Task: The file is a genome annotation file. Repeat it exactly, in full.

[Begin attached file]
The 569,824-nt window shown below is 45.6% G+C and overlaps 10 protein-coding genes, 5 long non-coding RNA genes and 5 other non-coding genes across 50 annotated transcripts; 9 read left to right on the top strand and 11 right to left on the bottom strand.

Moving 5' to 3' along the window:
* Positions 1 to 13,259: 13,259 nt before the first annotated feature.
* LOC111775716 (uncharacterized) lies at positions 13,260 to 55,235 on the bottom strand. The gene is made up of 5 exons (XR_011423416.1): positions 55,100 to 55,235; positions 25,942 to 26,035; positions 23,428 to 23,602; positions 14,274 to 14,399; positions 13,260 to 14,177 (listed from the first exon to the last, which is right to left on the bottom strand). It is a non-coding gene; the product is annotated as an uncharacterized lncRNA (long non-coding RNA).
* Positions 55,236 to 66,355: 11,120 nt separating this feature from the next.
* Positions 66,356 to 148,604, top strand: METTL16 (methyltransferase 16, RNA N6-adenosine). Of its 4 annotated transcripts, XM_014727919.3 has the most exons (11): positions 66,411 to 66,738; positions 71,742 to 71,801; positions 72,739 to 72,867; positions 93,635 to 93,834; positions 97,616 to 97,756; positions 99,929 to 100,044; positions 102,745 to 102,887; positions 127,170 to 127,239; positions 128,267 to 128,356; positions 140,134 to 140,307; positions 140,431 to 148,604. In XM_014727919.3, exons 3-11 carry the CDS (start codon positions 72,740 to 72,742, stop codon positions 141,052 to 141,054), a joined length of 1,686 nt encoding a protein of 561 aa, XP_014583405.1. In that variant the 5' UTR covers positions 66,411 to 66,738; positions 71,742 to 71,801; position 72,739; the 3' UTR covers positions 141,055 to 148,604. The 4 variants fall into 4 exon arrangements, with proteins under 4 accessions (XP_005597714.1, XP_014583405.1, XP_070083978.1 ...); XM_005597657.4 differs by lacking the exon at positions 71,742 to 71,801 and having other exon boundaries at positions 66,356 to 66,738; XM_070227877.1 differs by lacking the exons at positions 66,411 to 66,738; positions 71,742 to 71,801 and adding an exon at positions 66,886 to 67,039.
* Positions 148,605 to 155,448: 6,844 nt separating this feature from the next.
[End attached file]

The 569,824-nt window shown below is 45.6% G+C and overlaps 10 protein-coding genes, 5 long non-coding RNA genes and 5 other non-coding genes across 50 annotated transcripts; 9 read left to right on the top strand and 11 right to left on the bottom strand.

Moving 5' to 3' along the window:
* Positions 1 to 13,259: 13,259 nt before the first annotated feature.
* LOC111775716 (uncharacterized) lies at positions 13,260 to 55,235 on the bottom strand. The gene is made up of 5 exons (XR_011423416.1): positions 55,100 to 55,235; positions 25,942 to 26,035; positions 23,428 to 23,602; positions 14,274 to 14,399; positions 13,260 to 14,177 (listed from the first exon to the last, which is right to left on the bottom strand). It is a non-coding gene; the product is annotated as an uncharacterized lncRNA (long non-coding RNA).
* Positions 55,236 to 66,355: 11,120 nt separating this feature from the next.
* Positions 66,356 to 148,604, top strand: METTL16 (methyltransferase 16, RNA N6-adenosine). Of its 4 annotated transcripts, XM_014727919.3 has the most exons (11): positions 66,411 to 66,738; positions 71,742 to 71,801; positions 72,739 to 72,867; positions 93,635 to 93,834; positions 97,616 to 97,756; positions 99,929 to 100,044; positions 102,745 to 102,887; positions 127,170 to 127,239; positions 128,267 to 128,356; positions 140,134 to 140,307; positions 140,431 to 148,604. In XM_014727919.3, exons 3-11 carry the CDS (start codon positions 72,740 to 72,742, stop codon positions 141,052 to 141,054), a joined length of 1,686 nt encoding a protein of 561 aa, XP_014583405.1. In that variant the 5' UTR covers positions 66,411 to 66,738; positions 71,742 to 71,801; position 72,739; the 3' UTR covers positions 141,055 to 148,604. The 4 variants fall into 4 exon arrangements, with proteins under 4 accessions (XP_005597714.1, XP_014583405.1, XP_070083978.1 ...); XM_005597657.4 differs by lacking the exon at positions 71,742 to 71,801 and having other exon boundaries at positions 66,356 to 66,738; XM_070227877.1 differs by lacking the exons at positions 66,411 to 66,738; positions 71,742 to 71,801 and adding an exon at positions 66,886 to 67,039.
* Positions 148,605 to 155,448: 6,844 nt separating this feature from the next.